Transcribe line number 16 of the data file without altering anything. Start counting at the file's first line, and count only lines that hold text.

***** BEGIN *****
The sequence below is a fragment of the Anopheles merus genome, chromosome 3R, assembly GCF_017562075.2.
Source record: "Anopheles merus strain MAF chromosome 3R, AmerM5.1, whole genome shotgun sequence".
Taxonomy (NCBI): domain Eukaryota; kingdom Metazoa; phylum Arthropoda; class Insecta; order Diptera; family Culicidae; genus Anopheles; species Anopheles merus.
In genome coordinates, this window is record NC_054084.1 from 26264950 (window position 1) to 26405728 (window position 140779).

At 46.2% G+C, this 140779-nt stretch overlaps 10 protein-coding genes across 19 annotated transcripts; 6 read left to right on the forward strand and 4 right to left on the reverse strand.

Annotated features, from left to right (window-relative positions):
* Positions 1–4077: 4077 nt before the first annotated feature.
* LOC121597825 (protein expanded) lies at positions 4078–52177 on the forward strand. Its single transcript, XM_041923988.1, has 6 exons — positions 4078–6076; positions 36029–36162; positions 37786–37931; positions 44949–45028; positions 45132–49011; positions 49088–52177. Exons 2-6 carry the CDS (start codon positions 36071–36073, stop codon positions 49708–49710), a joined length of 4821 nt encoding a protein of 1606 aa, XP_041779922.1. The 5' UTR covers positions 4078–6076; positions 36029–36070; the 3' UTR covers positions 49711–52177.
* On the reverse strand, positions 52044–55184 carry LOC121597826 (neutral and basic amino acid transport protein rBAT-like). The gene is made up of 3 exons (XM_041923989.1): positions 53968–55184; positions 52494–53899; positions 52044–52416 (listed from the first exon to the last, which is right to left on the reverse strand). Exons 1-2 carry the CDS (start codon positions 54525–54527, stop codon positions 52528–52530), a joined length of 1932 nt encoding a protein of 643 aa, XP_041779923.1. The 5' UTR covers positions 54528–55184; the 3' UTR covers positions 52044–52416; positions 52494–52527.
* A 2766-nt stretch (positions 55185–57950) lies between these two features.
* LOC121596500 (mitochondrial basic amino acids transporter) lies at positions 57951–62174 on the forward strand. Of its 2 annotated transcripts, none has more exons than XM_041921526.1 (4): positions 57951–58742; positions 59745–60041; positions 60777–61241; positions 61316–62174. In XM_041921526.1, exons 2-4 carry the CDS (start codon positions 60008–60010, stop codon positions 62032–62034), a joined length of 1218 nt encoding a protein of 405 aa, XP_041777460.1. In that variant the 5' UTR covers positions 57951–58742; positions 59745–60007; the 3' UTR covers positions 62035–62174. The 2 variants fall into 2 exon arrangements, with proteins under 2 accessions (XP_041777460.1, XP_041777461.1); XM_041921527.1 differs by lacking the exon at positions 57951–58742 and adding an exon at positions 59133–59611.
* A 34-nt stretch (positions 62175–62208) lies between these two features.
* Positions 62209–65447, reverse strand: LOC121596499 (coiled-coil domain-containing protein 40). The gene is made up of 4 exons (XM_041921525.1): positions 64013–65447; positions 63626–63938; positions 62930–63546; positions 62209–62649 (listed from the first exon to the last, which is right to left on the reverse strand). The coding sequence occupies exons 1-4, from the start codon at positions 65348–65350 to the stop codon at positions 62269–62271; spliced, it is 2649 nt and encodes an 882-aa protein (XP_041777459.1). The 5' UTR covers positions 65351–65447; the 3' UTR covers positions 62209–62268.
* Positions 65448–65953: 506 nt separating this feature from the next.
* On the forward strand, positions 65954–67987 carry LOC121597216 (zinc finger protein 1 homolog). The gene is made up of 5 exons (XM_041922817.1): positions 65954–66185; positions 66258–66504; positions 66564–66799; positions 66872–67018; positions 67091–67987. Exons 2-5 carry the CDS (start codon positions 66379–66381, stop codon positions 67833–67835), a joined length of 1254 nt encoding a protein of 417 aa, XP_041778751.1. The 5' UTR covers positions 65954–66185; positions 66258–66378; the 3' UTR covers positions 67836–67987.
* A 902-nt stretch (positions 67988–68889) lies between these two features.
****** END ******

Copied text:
* A 902-nt stretch (positions 67988–68889) lies between these two features.